What a fucking brilliant idea. And I use my French selectedly. Pass the word, word by word, mouth by mouth. See the difference. Feel the difference. Accept the difference. A bit of respect please, if you will. It may go a long way to encouraging a more respectful world. That’s if anyone reads, of course. 🙂

Name: scottishmomus


Twitter: Got one. Don’t use it.

Facebook: Got one. Ditto. But it’s in my real name!

LinkedIn: Ditto for Facebook. Why do I bother with them? Whole other post, I think.


 Question 1: Please provide a window into who you are, some background information in a not too overwhelming profile here. I am allowing you as the writer to immediately connect with your audience so take advantage. Remember the point of ordering these questions is to arrange this project so it is easy for comparison and not to constrain you as the writer. Write as long as you need to for each question to get your point across just remember not to lose the reader.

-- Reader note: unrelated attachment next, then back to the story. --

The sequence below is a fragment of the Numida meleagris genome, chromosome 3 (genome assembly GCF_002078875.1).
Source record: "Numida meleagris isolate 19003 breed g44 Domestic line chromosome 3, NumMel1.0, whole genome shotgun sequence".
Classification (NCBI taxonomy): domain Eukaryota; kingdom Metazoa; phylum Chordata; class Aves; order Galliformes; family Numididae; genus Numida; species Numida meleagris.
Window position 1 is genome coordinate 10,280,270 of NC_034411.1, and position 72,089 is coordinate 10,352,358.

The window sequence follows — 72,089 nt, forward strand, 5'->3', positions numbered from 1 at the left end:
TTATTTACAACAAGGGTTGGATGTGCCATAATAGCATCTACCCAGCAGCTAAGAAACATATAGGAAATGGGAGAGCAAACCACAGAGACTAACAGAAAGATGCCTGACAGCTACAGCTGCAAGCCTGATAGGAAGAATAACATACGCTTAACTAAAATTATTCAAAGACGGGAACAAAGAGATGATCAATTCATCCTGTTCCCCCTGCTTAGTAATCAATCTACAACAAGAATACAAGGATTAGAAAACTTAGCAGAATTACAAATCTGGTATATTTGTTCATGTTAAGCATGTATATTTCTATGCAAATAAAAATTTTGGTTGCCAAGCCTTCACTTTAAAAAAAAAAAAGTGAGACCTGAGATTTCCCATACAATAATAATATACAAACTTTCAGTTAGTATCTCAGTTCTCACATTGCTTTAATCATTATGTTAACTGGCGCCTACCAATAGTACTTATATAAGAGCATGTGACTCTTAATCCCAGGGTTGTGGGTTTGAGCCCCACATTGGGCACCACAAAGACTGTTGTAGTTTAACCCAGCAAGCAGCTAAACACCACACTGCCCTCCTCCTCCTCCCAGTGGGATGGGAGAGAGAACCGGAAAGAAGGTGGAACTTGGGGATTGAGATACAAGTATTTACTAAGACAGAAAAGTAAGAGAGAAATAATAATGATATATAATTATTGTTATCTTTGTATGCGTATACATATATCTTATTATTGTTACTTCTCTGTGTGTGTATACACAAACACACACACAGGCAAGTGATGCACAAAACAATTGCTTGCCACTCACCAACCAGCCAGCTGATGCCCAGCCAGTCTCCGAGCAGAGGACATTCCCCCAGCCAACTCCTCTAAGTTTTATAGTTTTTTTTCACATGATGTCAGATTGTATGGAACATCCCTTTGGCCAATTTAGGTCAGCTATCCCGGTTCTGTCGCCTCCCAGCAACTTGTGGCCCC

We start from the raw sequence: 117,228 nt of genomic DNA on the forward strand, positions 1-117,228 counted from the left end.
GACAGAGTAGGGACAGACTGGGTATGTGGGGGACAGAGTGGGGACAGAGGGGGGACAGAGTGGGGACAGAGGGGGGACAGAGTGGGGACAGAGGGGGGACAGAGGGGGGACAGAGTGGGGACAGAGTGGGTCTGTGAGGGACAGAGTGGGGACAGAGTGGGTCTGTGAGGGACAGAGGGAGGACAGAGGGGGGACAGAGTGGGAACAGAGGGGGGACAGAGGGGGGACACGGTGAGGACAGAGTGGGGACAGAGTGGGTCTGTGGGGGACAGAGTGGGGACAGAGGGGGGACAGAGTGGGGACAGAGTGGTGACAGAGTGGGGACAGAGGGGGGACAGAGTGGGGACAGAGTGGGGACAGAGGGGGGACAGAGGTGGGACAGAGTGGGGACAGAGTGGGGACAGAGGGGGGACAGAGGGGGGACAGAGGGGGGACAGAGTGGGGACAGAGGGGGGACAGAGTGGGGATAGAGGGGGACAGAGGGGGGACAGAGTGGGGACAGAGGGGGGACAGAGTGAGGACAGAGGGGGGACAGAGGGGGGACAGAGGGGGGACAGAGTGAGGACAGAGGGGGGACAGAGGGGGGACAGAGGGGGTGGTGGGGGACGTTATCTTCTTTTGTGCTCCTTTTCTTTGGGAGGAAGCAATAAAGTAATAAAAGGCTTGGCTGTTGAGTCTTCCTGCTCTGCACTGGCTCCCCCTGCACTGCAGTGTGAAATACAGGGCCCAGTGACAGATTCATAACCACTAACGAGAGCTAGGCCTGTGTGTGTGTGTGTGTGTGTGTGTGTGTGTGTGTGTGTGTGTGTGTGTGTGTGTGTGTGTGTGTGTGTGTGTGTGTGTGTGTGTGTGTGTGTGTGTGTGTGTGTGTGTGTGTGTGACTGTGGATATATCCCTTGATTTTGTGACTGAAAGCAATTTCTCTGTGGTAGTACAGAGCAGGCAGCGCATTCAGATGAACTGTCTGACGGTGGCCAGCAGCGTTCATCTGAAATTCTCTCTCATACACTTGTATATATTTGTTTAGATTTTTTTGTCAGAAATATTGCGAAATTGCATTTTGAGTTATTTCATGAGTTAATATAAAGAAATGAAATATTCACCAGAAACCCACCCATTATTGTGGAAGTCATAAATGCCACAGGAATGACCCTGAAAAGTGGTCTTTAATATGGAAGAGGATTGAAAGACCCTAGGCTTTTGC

I am a 52 year-old working mum. I have 7 children ranging in age from 24 to 6. I live about 5 miles outside of Glasgow, Scotland. I have been married to the same lovely guy for 26 years. And still fancy him! Thank God, it’s reciprocated. Or, so he tells me often enough. Which is nice. 🙂 

I believe love makes the world go round,  otherwise what’s the point?

I went to college at 17 to study to become a teacher although most everyone I know just thinks I was born one anyway and I probably wasted 3 years of my life. I get kids. I mean, I really get them. And I love that I do. Mind you, once they start growing into adults I get them in a whole other way. Right in the back of the neck mostly. But, that usually only lasts until they’re out of the awkward teens.